By PARKER TAMBUA
L IKE other Papua New Guineans who migrate from the rural setting to urban centres for opportunities, Dorin Daren took her chance and moved to Port Moresby 15 years ago as a young mother.
Daren, 44, is from Kimil village in Banz district, Jiwaka. She is a reseller who buys bags of imported onion from suppliers and sells them at the Boroko Market.
She is married and has two children, a son and a daughter, who are in high school. Her husband is a security guard and they live together at Wildlife settlement.
Because Daren did not have a basic education, getting involved in informal markets in centres with big economies like Port Moresby was her opportunity to provide for her family.
After arriving in Port Moresby with her husband and children in 2007, Daren started buying onion bags and selling them at Gordon Market.
“When I first came here, I saw the selling at in Gordon Market,” she said.
“I noticed that not many women were selling onions and the demand was there, so I started with a bag of onion which I bought for K70.
“I sold them as loose onions and in heaps. The loose ones were sold for 50t, K1 and K2 each depending on the sizes and a heap of four to six onions were sold for K6.
“I also sold full bags of onions with a 10 per cent markup price from the wholesale price – I bought them for K70 and K90 and was reselling them for K80 and K100.
“I was making K30 to K40 profit from one bag and each day I sold around three bags but during Christmas, Independence or school graduations I got more customers and I was selling six to seven bags in a day.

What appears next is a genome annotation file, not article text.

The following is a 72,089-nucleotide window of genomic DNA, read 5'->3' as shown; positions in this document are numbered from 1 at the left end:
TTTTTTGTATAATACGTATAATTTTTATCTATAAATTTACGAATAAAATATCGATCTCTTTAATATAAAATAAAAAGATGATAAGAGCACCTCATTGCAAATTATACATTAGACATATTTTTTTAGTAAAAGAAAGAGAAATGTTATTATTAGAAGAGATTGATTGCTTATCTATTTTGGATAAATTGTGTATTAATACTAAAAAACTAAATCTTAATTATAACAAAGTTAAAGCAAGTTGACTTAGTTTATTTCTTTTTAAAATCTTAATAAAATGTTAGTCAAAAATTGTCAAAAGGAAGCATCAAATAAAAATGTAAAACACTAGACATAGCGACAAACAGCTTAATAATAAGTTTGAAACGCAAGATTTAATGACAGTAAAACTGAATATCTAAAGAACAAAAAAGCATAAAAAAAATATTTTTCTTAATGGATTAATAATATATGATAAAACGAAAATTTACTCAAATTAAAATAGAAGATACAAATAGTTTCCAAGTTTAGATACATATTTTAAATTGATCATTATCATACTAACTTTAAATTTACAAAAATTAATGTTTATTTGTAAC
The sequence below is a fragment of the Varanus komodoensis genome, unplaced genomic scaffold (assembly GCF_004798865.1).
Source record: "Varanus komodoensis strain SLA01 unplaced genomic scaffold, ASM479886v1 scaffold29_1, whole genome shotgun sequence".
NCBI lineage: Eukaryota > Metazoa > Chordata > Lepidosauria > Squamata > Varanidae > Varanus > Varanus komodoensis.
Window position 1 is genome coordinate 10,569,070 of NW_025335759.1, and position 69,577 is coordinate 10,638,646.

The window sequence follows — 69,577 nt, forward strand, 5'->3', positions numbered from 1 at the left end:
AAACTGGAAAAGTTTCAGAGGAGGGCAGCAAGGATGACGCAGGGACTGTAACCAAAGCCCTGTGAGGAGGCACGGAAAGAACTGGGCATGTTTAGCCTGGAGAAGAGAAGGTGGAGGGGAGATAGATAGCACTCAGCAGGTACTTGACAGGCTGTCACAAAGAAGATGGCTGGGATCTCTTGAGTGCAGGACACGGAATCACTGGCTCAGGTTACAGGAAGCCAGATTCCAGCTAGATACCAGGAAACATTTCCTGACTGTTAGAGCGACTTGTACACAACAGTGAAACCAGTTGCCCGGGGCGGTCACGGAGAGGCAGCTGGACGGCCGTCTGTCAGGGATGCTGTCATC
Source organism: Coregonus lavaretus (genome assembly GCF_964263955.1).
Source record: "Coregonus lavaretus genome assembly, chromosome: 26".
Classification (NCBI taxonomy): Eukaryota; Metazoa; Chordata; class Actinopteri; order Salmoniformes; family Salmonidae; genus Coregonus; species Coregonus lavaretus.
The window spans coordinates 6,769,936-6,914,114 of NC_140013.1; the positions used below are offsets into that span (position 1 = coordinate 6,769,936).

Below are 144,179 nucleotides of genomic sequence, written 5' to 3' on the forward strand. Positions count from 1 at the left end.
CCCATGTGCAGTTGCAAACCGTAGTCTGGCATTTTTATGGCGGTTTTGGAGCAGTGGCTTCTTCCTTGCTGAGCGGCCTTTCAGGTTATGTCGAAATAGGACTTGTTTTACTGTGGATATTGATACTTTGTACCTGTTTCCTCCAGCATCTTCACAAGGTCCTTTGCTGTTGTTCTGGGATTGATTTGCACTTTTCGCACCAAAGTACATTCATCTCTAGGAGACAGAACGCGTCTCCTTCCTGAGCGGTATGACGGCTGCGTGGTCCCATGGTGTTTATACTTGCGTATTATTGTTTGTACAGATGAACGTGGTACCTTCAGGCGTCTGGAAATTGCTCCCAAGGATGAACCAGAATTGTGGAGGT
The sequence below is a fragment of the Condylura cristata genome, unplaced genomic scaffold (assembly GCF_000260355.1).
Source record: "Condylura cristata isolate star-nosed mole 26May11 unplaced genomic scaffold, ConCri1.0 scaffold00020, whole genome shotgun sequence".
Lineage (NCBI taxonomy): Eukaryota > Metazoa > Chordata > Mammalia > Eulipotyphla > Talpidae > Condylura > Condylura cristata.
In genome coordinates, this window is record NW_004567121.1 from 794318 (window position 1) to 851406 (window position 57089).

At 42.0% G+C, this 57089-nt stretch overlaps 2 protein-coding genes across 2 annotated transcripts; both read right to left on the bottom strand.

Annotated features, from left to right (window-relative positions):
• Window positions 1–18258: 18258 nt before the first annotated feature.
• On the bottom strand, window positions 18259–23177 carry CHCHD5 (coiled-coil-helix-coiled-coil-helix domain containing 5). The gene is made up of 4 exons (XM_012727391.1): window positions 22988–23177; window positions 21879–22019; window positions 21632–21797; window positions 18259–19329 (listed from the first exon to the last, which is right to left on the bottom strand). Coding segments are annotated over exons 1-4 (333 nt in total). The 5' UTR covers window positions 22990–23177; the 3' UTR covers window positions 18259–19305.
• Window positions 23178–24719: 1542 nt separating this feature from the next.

“In a week, I made K500 to K700 and the money was good. I opened a bank account and I saved half the profit and the rest I spent to meet other family needs.” Daren said though her husband was working as a security guard, his income was not enough to meet the family’s essential needs.
“With the money I made from selling onions, I managed to raise the two children, paying for their school fees, their allowances, and provide our daily meals,” Daren said.
“Onions have kept me and my family going since we came here, with my savings from the sales, I was able buy land at Wildlife settlement and built a small house for rent. Recently I bought a small car I am running a taxi service, all this because of onion.”
With the current reconstruction of Gordon market, Daren said she had to change to Boroko Market which was a challenge.
“Right now, I am not making that much money like I used to get at Gordon but this won’t stop me. Gordon market will be re-opened soon so it’ll all be okay.
“I’ve only sold onion since I came to Moresby and I will continue to sell only onions,” Daren said.